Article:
In a conversation with TED’s Head Curator, Chris Anderson, Elon Musk explains his vision of pulling human kind toward an otherwise “non-inevitable future.” It’s bold and straight out of a science fiction novel, but also estranged from most people’s everyday reality.

Apart from moral question regarding leaving Earth, there is also the ethical question whether we should reshape Mars. In an essay for Nautilus, entitled The Argument Against Terraforming Mars, Robert Sparrow, a professor of philosophy at Melbourne’s Monash University, argues we have both ethical and aesthetic reasons to leave Mars alone.

Sparrow doesn’t imply that space exploration is necessarily unethical or that we should not try to explore or colonize other worlds. Yet, “each time we venture out into space we should look within — or, perhaps better, at each other — and consider what our involvement in the particular project reveals about us. If we proceed in awareness of the beauty and complexity of the systems we explore, if we are conscious of the limits of our own powers, and are moderate in our ambitions, then these activities may contribute to our flourishing.

But if we proceed recklessly, glorying in our own power, and without concern for the beauty and integrity of the worlds we aim to conquer, our activities are unethical because of what they reveal about our character. Because our character is a function of how we’ve behaved in the past, the way we treat our own planet is relevant to the ethics of our exploration of others. Before we set out to induce a greenhouse effect on Mars, we should do something about the one we have created here on Earth.”

The Apollo 8 astronauts Frank Borman, William A. Anders and James A. Lovell, who captured Earthrise, one of the most iconic photos of the 20th century, all later said the most important thing they discovered was Earth. In this film they tell their story.

A final thought…

In a wider context, all innovation is a form of escapism — a desperate attempt to escape from our ‘past and present.’

So we will add ‘the good,’ ethics, ethical decision-making and the ‘self’ to our toolbox for ‘new ways of thinking and being,’ next to ‘better,’ mastery, playfulness and ‘being wrong’(#2), and curiosity, craftsmanship and beauty (#1).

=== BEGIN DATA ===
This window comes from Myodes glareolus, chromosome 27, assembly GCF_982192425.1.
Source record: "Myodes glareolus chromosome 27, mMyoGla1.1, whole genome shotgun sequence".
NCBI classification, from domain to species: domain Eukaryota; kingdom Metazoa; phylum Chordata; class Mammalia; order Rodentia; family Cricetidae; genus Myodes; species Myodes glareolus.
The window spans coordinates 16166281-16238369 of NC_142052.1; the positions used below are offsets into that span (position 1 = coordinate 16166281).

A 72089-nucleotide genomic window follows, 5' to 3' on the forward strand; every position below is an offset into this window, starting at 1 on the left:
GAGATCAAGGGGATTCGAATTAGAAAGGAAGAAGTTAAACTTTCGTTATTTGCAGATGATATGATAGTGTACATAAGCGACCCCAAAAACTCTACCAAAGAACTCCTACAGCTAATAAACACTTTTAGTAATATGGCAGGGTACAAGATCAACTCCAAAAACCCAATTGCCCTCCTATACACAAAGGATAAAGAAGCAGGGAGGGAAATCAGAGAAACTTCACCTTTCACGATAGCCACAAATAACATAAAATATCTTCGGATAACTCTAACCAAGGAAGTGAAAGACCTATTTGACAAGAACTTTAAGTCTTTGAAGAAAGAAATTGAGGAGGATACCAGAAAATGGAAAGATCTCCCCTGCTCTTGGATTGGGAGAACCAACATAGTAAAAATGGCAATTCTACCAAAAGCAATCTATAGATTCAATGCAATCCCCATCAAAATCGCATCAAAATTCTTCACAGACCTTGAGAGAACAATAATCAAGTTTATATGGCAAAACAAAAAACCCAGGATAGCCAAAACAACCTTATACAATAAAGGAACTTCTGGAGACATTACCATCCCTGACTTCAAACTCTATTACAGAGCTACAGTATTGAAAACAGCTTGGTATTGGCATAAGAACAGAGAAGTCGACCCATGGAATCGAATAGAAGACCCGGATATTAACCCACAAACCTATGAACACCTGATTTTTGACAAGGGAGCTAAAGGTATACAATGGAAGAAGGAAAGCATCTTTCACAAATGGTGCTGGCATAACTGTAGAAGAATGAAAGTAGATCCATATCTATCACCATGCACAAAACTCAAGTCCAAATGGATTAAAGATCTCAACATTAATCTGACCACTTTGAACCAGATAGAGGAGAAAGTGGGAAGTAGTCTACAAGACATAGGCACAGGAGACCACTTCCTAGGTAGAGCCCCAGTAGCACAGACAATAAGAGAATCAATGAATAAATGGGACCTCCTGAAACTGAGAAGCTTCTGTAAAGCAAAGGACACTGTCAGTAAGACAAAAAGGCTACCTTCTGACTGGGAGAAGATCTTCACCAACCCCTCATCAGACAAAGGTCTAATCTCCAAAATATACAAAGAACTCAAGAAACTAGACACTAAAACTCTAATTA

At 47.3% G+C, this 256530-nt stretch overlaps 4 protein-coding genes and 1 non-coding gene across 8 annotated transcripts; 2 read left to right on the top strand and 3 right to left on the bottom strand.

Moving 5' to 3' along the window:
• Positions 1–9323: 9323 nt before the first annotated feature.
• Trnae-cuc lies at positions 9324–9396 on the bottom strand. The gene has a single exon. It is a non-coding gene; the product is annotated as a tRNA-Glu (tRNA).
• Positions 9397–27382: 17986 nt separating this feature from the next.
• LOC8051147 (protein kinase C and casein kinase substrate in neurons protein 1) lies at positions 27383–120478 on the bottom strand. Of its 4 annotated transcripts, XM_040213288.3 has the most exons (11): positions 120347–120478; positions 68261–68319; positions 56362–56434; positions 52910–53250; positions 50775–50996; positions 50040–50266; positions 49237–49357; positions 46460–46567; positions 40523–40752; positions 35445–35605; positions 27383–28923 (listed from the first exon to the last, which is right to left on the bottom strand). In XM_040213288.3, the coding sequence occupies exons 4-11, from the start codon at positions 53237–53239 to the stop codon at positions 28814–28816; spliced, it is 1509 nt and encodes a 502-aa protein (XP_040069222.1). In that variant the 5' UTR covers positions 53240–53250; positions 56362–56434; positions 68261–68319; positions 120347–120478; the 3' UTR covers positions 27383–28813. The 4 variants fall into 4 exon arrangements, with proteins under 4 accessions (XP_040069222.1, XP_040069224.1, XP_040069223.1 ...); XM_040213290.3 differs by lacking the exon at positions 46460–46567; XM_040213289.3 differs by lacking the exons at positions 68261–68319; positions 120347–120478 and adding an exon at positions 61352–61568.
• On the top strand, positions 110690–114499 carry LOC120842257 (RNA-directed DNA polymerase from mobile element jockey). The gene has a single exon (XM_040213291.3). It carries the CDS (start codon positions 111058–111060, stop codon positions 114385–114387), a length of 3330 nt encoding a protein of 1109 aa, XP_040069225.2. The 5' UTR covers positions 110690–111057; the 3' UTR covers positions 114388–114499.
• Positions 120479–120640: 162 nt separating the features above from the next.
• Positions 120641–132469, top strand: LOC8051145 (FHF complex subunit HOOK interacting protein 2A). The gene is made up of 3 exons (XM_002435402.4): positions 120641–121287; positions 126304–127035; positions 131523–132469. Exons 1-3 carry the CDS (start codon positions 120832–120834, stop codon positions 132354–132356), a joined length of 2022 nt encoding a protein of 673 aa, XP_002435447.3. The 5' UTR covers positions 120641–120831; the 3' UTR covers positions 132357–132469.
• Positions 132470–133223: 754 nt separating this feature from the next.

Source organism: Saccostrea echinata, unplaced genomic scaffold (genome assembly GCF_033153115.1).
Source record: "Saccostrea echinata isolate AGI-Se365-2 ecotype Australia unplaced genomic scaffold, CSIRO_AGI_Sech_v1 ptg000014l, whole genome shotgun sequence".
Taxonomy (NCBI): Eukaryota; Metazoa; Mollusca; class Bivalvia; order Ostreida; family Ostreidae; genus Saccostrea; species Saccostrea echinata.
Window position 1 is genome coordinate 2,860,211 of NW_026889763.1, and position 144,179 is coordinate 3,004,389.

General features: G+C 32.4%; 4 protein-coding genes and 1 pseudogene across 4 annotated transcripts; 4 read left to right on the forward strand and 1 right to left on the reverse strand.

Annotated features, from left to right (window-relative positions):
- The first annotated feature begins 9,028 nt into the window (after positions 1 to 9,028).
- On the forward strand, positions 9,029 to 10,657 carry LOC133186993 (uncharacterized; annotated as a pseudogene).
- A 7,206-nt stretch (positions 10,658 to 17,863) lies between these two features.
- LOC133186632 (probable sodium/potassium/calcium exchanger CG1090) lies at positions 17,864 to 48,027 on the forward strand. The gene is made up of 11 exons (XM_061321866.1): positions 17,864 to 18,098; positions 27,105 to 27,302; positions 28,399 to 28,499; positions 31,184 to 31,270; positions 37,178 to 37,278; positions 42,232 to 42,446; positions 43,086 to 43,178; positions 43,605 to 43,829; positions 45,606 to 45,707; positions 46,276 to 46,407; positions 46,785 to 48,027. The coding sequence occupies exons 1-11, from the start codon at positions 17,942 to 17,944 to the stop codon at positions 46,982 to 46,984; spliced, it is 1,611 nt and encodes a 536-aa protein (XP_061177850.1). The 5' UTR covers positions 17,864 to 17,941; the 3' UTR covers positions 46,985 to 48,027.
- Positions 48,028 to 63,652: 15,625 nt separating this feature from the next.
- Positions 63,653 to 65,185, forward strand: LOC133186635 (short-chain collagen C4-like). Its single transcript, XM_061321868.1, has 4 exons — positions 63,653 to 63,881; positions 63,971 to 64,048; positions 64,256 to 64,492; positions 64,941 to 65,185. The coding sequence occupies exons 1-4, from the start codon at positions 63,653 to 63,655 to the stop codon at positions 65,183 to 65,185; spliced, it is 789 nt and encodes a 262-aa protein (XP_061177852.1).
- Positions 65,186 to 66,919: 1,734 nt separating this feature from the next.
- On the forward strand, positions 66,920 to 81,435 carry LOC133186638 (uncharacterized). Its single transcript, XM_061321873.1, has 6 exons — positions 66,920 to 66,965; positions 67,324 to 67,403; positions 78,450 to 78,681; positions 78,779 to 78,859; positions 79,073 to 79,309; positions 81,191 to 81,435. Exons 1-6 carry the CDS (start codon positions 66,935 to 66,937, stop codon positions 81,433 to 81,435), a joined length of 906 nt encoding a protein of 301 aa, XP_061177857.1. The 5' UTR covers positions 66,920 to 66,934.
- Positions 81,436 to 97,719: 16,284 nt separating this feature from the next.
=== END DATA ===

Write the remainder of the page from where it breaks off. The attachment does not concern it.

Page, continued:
“But, as anyone who has studied Aristotle will know, ‘values’ aren’t something you bump into from time to time during the course of a business career. All of business is about values, all of the time.” — Matthew Stewart in The Management Myth. (Aristotle, by Jusepe de Ribera; 1637, Indianapolis Museum of Art)

“One of the oldest ethical traditions, virtue ethics, can teach us something about this very modern topic. Many popular approaches to ethics focus on actions or intentions, while considerations of a person’s character are secondary at best. But virtue ethics, most famously developed by Aristotle, starts with the observation that we are often more confident in our judgements about who is a good person than we are about what the right thing to do is in a particular situation. If we wish to become a good person, then we should strive to be like those people we admire. According to virtue ethics, what makes someone a good person is that they possess various virtues, such as kindness, courage, and wisdom. What makes someone a bad person is that they possess various vices, such as cruelty, cowardliness, and naivety.

Virtues and vices are features of a person’s character and consist in a history, or pattern, of actions and feelings. A single kind act does not make a cruel person kind, nor does a single cruel act render a kind person cruel. According to Aristotle, to lead a distinctively human life — a life of human flourishing — is to develop and exercise the virtues.” — Robert Sparrow in The Argument Against Terraforming Mars



Mark Storm

Helping people in leadership positions flourish — with wisdom and clarity of thought